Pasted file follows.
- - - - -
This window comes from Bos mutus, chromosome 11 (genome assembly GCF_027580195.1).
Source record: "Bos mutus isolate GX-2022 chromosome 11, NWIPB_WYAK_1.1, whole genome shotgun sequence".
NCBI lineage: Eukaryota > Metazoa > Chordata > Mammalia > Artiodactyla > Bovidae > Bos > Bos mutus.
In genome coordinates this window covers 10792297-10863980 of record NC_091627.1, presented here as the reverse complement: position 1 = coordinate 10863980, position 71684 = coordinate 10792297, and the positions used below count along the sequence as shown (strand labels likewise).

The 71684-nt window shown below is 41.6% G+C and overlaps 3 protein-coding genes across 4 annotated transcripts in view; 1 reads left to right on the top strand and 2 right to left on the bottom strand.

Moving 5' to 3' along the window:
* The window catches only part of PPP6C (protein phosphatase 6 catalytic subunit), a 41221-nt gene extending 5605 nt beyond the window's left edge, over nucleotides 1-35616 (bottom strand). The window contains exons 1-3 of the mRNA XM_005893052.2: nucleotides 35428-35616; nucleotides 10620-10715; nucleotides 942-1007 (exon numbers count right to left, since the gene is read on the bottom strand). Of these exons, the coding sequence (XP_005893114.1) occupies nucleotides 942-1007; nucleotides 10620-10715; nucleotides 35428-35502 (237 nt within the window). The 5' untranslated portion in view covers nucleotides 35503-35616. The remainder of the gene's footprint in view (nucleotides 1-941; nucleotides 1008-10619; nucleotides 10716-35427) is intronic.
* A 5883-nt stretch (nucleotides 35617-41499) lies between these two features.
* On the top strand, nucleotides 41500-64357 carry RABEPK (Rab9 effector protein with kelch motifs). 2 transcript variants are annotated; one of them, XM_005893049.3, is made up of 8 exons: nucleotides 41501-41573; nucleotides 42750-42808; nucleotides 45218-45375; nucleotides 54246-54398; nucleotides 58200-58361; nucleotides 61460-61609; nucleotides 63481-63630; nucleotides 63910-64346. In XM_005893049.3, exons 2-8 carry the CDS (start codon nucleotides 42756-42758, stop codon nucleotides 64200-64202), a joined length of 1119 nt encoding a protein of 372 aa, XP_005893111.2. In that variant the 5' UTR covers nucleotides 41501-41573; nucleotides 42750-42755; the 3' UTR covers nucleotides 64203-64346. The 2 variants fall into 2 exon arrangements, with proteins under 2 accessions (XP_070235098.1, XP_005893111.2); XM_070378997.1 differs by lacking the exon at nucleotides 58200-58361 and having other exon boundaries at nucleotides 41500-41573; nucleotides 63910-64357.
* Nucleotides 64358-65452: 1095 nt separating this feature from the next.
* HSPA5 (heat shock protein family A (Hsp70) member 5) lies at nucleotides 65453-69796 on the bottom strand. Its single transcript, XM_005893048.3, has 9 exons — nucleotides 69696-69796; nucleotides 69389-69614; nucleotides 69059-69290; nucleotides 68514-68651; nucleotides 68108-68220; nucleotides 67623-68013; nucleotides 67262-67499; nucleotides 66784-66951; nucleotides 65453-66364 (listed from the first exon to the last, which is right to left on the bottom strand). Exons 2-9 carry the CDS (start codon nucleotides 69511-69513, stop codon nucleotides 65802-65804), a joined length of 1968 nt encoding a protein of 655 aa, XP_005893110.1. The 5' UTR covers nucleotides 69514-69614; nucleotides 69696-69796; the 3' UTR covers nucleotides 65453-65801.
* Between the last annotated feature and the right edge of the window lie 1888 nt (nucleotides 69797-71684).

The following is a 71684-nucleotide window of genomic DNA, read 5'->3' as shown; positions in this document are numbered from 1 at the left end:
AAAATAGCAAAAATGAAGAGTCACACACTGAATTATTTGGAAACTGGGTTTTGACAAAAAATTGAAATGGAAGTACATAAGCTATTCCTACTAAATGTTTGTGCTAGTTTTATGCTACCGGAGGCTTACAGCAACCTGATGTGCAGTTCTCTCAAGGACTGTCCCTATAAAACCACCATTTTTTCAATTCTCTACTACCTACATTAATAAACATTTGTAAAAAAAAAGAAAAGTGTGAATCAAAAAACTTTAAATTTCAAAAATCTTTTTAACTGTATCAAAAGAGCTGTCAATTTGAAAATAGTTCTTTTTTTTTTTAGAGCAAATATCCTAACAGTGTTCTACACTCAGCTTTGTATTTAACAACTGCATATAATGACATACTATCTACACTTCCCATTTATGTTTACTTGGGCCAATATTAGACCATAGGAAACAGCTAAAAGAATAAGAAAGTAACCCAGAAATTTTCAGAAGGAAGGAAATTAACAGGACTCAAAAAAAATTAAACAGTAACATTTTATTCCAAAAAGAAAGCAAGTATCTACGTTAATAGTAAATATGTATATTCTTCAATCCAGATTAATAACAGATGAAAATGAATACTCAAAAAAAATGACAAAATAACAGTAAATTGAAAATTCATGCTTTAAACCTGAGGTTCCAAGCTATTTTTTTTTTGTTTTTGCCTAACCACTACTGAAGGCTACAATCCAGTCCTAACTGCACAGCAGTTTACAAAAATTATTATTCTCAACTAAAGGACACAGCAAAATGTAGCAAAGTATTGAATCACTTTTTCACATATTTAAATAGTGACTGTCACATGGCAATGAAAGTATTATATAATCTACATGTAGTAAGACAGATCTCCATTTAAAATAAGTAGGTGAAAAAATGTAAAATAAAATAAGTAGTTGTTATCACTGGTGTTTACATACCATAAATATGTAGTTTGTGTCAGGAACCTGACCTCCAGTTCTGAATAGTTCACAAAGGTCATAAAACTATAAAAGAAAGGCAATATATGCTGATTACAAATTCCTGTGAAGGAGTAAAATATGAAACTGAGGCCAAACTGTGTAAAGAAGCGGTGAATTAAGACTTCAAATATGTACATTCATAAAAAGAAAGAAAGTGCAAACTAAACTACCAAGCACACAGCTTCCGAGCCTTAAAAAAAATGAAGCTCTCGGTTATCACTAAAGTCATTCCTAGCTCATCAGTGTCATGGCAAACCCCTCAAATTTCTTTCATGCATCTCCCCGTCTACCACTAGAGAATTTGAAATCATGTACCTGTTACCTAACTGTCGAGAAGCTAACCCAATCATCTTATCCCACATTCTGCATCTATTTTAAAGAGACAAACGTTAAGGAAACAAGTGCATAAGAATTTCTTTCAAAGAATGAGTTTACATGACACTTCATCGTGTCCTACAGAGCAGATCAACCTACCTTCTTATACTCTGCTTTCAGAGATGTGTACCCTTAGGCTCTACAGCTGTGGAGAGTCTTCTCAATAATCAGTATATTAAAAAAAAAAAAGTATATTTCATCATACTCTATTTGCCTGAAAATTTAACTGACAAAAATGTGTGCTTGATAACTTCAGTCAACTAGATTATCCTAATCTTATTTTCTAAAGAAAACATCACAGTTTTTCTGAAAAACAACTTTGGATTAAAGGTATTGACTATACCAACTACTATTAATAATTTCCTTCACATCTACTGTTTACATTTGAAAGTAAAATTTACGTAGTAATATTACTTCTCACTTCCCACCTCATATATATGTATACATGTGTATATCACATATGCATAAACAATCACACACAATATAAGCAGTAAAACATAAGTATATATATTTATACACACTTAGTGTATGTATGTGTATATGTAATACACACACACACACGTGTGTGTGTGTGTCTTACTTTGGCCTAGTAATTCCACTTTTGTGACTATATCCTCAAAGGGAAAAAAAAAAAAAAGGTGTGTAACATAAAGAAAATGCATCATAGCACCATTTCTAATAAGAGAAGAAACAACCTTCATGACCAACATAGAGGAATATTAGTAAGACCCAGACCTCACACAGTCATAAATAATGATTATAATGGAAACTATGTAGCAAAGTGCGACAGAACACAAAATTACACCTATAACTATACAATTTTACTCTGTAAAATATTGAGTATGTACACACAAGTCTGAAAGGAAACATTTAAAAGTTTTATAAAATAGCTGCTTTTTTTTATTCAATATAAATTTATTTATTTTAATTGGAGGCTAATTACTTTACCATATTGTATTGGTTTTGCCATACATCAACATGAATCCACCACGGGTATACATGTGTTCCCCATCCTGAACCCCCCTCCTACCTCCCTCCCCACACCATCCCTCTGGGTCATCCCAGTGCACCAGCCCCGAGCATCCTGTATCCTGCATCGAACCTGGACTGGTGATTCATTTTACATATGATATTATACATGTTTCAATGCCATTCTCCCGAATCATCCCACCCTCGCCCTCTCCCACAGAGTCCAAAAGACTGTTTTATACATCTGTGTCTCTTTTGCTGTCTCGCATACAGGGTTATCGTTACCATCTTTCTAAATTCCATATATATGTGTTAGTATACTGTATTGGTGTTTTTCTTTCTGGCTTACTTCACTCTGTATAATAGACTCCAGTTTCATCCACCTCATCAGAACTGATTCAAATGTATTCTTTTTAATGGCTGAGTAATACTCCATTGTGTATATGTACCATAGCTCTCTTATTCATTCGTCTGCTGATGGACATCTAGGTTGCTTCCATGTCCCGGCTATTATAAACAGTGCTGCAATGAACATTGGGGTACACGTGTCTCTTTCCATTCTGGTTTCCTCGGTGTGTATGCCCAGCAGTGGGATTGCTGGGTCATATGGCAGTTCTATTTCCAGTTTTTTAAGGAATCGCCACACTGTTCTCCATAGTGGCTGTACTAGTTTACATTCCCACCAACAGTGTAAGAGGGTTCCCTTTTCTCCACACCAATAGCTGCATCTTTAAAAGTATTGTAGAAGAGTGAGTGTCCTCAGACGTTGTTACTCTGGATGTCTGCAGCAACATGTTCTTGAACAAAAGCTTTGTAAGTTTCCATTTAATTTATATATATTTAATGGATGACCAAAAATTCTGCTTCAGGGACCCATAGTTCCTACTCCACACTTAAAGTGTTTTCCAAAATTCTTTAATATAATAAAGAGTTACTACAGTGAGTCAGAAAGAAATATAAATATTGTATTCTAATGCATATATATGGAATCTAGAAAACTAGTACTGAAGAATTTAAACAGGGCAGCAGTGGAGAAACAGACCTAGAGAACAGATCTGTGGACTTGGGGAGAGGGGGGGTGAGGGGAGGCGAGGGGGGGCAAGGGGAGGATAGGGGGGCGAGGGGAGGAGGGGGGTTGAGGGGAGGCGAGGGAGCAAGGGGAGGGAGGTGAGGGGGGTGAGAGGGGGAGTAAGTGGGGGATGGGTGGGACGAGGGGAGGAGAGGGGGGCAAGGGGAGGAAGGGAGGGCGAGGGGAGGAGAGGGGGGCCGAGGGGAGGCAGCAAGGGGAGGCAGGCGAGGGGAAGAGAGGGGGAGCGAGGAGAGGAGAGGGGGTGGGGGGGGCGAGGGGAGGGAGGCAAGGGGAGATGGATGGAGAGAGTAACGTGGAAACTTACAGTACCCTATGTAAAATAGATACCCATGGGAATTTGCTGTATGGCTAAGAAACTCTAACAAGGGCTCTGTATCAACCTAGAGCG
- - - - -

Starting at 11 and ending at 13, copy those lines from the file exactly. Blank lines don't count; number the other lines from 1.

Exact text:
* HSPA5 (heat shock protein family A (Hsp70) member 5) lies at nucleotides 65453-69796 on the bottom strand. Its single transcript, XM_005893048.3, has 9 exons — nucleotides 69696-69796; nucleotides 69389-69614; nucleotides 69059-69290; nucleotides 68514-68651; nucleotides 68108-68220; nucleotides 67623-68013; nucleotides 67262-67499; nucleotides 66784-66951; nucleotides 65453-66364 (listed from the first exon to the last, which is right to left on the bottom strand). Exons 2-9 carry the CDS (start codon nucleotides 69511-69513, stop codon nucleotides 65802-65804), a joined length of 1968 nt encoding a protein of 655 aa, XP_005893110.1. The 5' UTR covers nucleotides 69514-69614; nucleotides 69696-69796; the 3' UTR covers nucleotides 65453-65801.
* Between the last annotated feature and the right edge of the window lie 1888 nt (nucleotides 69797-71684).

The following is a 71684-nucleotide window of genomic DNA, read 5'->3' as shown; positions in this document are numbered from 1 at the left end: